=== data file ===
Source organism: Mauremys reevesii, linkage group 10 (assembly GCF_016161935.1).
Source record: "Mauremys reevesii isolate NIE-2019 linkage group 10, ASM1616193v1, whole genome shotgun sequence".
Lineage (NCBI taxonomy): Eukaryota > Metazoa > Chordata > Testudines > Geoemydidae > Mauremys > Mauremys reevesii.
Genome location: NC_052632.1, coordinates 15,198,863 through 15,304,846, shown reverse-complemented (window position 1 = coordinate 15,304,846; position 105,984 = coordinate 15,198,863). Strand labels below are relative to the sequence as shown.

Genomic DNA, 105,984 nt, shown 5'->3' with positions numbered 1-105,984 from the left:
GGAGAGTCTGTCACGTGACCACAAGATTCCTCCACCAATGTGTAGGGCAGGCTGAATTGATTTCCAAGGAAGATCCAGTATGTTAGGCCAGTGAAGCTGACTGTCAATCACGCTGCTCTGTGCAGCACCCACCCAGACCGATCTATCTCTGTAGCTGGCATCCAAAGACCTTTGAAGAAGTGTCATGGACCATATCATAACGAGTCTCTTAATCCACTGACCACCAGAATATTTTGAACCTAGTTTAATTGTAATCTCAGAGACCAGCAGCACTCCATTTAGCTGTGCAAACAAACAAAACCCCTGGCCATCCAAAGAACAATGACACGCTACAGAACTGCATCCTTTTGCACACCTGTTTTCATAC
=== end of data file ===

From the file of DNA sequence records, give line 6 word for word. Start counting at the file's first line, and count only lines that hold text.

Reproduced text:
GGAGAGTCTGTCACGTGACCACAAGATTCCTCCACCAATGTGTAGGGCAGGCTGAATTGATTTCCAAGGAAGATCCAGTATGTTAGGCCAGTGAAGCTGACTGTCAATCACGCTGCTCTGTGCAGCACCCACCCAGACCGATCTATCTCTGTAGCTGGCATCCAAAGACCTTTGAAGAAGTGTCATGGACCATATCATAACGAGTCTCTTAATCCACTGACCACCAGAATATTTTGAACCTAGTTTAATTGTAATCTCAGAGACCAGCAGCACTCCATTTAGCTGTGCAAACAAACAAAACCCCTGGCCATCCAAAGAACAATGACACGCTACAGAACTGCATCCTTTTGCACACCTGTTTTCATAC